110801-N-TT977-346 President Nouri al Maliki of Iraq with former Chairman of the Joint Chiefs of Staff Admiral Mullen
(Image by Chairman of the Joint Chiefs of Staff) Permission Details DMCA
President Nouri al Maliki of Iraq with former Chairman of the Joint Chiefs Admiral Mullen
It should come as no great surprise that sectarian violence has increased dramatically in Iraq.
Some background is in order. Sunni, Shiite bloodletting began during the U.S. occupation of Iraq, particularly during the sectarian civil war in 2006 abated only when Shiite ayatollah Muqtada al Sadr unilaterally withdrew his Mardi army from the fighting. Meanwhile the indigenous Iraqi Sunni's began rebelling against their former al Qaeda allies, who were indiscriminately killing Iraqi's including Sunni's, and thus began the indigenous Sunni "surge" against al Qaeda which American General Patraeus took advantage and usurped it as his own strategy.
But one needs to go back to the early days of the occupation to understand the current sectarian fissures in Iraq.
Paul Bremer was the head of the Bush authorized "Coalition Provisional Authority" (CPA). Bremer's first act was to disband the 400,000 man Iraqi army of mostly Sunni's, a disastrous decision instantly creating an insurgent force against the American occupation. Bremer also dismissed all civil servants (de-baathification) who had been members of Saddam Hussein's Baath Party (primarily Sunni's who were required to join the party in order to get the jobs) thus placing more Sunni's on the unemployment rolls.
Add in the U.S. push for early elections, all but guaranteeing a Shiite presidency with Shiite's being the majority of the Iraqi population and Sunni's felt further marginalized from a country they once ran under the reign of Saddam Hussein.
Moving ahead to today's current Sunni protests (which began in December), two weeks ago a Sunni protest camp near the city of Kirkuk was raided by Iraqi Shiite government security forces that left 50 people dead. Government security raids spread to other Sunni areas including Anbar Province that borders Syria and Jordan. These raids enraged the Sunni's which resulted in retaliatory car bombings in Shiite areas killing and wounding more than 40. Six others were killed in Shiite worship site south of Baghdad.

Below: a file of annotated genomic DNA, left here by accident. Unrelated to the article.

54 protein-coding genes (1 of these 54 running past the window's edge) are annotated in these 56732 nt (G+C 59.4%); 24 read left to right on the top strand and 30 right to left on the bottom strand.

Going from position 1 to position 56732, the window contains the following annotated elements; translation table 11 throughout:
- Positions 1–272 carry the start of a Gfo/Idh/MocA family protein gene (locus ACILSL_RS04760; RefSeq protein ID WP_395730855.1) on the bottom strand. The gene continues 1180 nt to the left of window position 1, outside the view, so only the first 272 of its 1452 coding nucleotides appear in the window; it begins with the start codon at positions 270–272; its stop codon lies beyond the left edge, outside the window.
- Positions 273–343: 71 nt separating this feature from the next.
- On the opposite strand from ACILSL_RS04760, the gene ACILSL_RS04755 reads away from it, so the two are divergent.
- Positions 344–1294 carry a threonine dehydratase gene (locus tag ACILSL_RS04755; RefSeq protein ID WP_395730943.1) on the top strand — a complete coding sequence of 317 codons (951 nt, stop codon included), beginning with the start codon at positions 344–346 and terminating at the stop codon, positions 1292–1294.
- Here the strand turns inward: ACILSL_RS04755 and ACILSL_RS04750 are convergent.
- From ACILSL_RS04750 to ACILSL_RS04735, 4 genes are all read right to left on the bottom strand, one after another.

Then there's the Sunni led uprising and civil war in neighboring Syria. Iraqi Shiite President Nouri al Maliki has allowed Iranian arms to be transported across Iraq into Syria to support Bashar Assad's Alawite regime (a Shiite sect) against the Syrian opposition dominated by Sunni's. Iraq's Sunni's are known to be supportive of the Syrian rebels.
But at the heart of the current Sunni grievances are the anti-terrorism measures of laws and practices, first imposed by the U.S. in the early days of the occupation and now fully adopted by the Maliki government. Essentially these policies pay Iraqi informants (who once got paid by the American's) to provide information (much of it false) on other Iraqi citizens (mostly Sunni's) which often times puts innocent people in prison. Thousands of detainees languish in prison, sometimes for years without being charged.
When Sunni's protested to the government Maliki formed a committee to address these grievances and soon after began to announce a number of detainees were released. But critics of the government maintain that many said to be released are still in prison.
Another protest agreement agreed to by the government had former Sunni military officers who served in Saddam Hussein's army were promised the chance to return and regain their salaries and former positions. To date that promise has yet to be fulfilled.
Thus the sectarian divide between Iraq's Sunni's and Shiites has become a chasm of Sunni hopes and unfulfilled Shiite government promises which may bring another civil war. What we're witnessing in Syria may very well occur in Iraq. Only in Iraq it'll be part of the legacy left behind by the inept American occupation that helped create this sectarian divide.